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A case with widespread cutaneous metastases of unknown primary origin: Grave prognostic finding in cancer

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A case with widespread cutaneous metastases of unknown primary origin: Grave prognostic finding in cancer
Rafet Koca MD1, Yucel Ustundag MD2, Eksal Kargi MD3, Gamze Numanoglu MD4, H. Cevdet Altinyazar MD1
Dermatology Online Journal 11 (1): 16

Departments of Dermatology1, Gastroenterology2, Reconstructive Surgery3, and Pathology4, Zonguldak Karaelmas University, School of Medicine, Turkey.


We present a 52-year-old man with widespread cutaneous metastases (CMs) of unknown primary origin. Although we performed many of the investigations, we could not find out a primary origin of malignancy. There are no practical algorithms to identify the primary of cutaneous metastatic tumors of unknown origin. An algorithm in cancer patients with CMs seems to be needed to manipulate such cases. We believe that more reports related with this issue must be published to form an algorithm in such cases.


Cutaneous metastases (CMs) are a prognostically important diagnosis. CMs are not an uncommon occurrence, and this has been reported in 0.7-9 percent of all patients with cancer [1]. The most common sites of primary malignancy in patients who presented with CMs is breast cancer in women and lung cancer in men [2]. The primary site of metastases usually can be identified, but in some cases the primary remains unknown. Metastatic cancer of unknown origin is present in 5-10 percent of all malignancies [3]. CMs are usually associated with known primary disease. A total of 4.4 percent of all patients with CMs present without an identifiable primary site [4]. We present a case with CMs of unknown-primary origin and briefly discuss the need for an algorithm in investigating the primary in such cases.

Clinical synopsis

A 52-year-old man is referred to the gastroenterology clinic with severe epigastric pain and lumbago for 1 month. His symptoms do not respond to oral analgesic. On physical examination, there is a round, indurated, fixed, right-submandibular mass measuring 3 by 4 CMs. The rest of his physical examination is normal, including ear, nose, and throat regions. His routine blood biochemistry and hemogram are unremarkable (Table 1).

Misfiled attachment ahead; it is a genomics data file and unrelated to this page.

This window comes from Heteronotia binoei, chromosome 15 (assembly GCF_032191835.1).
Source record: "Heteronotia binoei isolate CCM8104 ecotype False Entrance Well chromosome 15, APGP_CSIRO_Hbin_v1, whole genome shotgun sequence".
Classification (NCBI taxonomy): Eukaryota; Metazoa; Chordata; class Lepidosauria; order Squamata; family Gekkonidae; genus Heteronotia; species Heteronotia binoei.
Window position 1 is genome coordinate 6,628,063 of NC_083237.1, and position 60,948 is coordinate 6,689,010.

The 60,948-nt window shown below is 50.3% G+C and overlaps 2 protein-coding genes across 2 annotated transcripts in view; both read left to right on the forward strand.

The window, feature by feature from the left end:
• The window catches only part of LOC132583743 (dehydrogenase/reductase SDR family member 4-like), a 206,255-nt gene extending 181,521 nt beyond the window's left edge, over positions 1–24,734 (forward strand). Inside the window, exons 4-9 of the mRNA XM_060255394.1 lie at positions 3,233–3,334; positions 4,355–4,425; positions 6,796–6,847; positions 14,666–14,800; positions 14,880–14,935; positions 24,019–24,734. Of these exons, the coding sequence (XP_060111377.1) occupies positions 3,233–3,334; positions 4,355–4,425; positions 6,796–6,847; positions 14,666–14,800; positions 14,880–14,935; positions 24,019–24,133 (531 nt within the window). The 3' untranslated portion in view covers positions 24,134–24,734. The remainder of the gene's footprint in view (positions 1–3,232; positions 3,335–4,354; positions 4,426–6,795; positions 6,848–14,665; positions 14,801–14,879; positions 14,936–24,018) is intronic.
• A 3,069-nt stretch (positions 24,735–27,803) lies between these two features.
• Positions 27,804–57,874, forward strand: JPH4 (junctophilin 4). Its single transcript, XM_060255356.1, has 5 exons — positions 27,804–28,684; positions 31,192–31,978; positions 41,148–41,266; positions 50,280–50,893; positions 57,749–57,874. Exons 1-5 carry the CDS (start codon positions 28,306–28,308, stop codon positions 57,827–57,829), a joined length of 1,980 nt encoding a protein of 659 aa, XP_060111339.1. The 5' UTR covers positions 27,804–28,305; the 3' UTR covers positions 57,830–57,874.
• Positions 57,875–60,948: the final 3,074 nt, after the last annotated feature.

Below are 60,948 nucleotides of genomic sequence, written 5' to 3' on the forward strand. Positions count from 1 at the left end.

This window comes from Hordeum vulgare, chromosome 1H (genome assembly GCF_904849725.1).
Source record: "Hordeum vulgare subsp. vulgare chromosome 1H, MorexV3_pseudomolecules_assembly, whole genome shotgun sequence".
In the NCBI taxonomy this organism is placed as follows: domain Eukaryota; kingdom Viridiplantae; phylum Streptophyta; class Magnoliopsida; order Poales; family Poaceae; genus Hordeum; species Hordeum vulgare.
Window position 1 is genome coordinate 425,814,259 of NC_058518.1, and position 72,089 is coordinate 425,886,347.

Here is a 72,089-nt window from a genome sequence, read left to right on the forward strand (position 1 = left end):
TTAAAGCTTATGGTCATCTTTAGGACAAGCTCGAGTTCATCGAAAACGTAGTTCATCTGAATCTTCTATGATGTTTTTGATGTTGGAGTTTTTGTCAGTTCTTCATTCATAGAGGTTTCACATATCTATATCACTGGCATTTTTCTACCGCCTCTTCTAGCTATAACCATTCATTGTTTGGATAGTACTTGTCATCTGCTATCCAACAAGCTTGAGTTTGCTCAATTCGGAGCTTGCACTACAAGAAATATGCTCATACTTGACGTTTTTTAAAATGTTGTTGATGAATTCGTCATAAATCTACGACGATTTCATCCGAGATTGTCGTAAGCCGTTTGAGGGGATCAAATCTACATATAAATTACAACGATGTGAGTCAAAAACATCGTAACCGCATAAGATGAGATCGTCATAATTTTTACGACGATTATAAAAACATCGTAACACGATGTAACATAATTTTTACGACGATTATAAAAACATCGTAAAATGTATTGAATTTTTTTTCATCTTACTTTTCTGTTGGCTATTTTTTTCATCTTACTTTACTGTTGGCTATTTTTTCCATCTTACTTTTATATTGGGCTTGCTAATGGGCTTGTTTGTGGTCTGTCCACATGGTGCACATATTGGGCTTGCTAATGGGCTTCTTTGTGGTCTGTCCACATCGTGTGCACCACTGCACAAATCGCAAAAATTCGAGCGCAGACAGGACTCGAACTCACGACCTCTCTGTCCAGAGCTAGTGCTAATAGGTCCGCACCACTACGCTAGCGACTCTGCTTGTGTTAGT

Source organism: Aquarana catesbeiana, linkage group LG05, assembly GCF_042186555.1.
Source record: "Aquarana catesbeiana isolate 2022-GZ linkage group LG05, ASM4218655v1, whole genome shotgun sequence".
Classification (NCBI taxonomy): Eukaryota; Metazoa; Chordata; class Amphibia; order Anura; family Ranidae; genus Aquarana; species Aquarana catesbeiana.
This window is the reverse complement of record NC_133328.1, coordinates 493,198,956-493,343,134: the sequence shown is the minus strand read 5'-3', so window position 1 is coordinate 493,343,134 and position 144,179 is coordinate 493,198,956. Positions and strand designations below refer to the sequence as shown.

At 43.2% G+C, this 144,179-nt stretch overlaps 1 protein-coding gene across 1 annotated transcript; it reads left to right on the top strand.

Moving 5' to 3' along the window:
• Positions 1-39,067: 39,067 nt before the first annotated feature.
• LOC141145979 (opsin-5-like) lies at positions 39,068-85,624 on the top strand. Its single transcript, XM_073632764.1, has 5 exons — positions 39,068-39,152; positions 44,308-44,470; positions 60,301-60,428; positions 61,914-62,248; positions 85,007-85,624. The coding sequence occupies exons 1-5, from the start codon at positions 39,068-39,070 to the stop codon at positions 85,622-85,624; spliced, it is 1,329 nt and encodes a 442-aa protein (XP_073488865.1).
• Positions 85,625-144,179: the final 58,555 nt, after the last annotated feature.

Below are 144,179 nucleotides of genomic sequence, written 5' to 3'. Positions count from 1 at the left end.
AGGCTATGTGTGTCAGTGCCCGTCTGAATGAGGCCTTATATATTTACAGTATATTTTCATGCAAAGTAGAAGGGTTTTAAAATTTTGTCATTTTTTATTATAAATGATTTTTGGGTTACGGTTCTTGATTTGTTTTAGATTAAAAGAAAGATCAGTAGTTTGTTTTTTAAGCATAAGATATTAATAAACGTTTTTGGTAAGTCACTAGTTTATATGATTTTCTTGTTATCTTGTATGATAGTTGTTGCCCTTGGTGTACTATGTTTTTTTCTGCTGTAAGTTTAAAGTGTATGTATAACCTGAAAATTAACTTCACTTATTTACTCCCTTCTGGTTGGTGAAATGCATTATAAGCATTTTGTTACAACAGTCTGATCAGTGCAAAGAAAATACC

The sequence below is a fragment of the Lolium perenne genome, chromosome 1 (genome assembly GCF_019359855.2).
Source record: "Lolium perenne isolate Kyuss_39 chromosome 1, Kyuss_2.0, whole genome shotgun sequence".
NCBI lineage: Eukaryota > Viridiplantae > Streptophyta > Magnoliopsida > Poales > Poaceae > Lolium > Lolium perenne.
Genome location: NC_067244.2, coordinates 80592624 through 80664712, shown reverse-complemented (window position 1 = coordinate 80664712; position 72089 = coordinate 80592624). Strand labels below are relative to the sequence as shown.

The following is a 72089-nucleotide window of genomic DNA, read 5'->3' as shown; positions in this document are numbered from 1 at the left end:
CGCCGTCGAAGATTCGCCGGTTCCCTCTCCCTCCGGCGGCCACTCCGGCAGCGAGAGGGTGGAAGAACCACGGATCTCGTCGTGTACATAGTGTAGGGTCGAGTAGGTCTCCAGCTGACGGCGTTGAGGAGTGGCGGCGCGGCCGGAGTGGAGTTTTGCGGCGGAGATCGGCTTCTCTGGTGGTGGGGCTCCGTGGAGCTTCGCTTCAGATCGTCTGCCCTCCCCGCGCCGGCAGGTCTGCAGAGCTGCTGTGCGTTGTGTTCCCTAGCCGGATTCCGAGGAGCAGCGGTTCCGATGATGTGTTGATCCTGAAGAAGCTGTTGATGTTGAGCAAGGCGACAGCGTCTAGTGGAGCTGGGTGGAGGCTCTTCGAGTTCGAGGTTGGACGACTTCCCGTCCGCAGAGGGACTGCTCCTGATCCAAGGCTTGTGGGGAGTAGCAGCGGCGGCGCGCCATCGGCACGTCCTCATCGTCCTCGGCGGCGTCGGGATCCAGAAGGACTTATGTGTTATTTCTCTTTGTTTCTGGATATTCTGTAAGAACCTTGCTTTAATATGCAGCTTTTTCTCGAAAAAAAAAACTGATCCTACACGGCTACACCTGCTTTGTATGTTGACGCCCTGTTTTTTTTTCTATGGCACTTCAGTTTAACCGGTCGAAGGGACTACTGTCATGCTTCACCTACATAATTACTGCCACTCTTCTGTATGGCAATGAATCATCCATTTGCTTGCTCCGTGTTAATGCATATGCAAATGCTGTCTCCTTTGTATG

An abdominal ultrasonography delineates multiple liver metastases. Abdominal computed tomography (CT) scan reveals minimal hepatomegaly and multiple masses in the liver and multiple lymphadenopathies in the abdomen. There is no abnormalities on CT examination of the chest and pelvis. The thyroid gland was normal on ultrasonography. The fine-needle aspiration biopsy from the submandibular mass is diagnosed as malignant epithelial tumor without an identifiable primary site. Examination with gastroscopy reveals multiple ulcers on gastric corpus and duodenum. Multiple biopsies are taken from the periphery of corpus ulcers. Histopathologic diagnosis is made as malignant epithelial tumor with the morphological features of unknown primary. Immunohistochemical stains of gastric biopsies with vimetin and pan-cytokeratin are positive; leukocyte common antigen (LCA) stain was negative. The serum levels of tumor markers such as carcino-embryogenic antigen (CEA), α-fetoprotein, CA 15-3, CA 19-9 are normal. The patient is diagnosed as metastatic malignant epithelial tumor of unknown primary origin. His performance status precludes any form of chemotherapy.

The patient presents 1 month later with nausea, weight loss, and cutaneous nodules that have emerged rapidly. On physical examination, firm, fixed, and painless multiple cutaneous nodules with erythema of overlying skin are distributed on his face and scalp, and firm subcutaneous nodules varying from 0.5-2 cm in size are present on the back.

Figure 1 Figure 2
Figure 1. Cutaneous nodule on the scalp.
Figure 2. Cutaneous nodule on the face.

Figure 3
Figure 3. Subcutaneous nodules on the back.

Additional radiological investigations show multiple metastases in both lungs. There had been no lesions in both lungs previously on radiological examinations. Histological examination of the excised nodule from the scalp reveals nests of tumor cells with eosinophilic cytoplasm, large nuclei, and evident nucleoli present among collagen fibrils in the dermis. Numerous mitotic figures are present.

Figure 4
Nest of tumor cells occupied among collagen fibrils in the dermis. (H&E; original magnification, 10x20).

Immunohistochemical stains with EMA (epithelial membrane antigen, epithelial stain), pancytokeratin (epithelial stain) and vimentin (mesenchymal stain) are positive. HMB-45 (a marker for malignant melanoma), LCA (a marker for lymphoid cells), actin (smooth-muscle marker) and CEA (a marker for colorectal cancer) are also negative (see Table 2).

Figure 5 Figure 6
Figure 5. Severe diffuse reaction with EMA in cytoplasm of tumor cells (Epithelial membrane antigen mouse Ab, Ab-3 Clone E29, Neomarkers, original magnification, 10x20).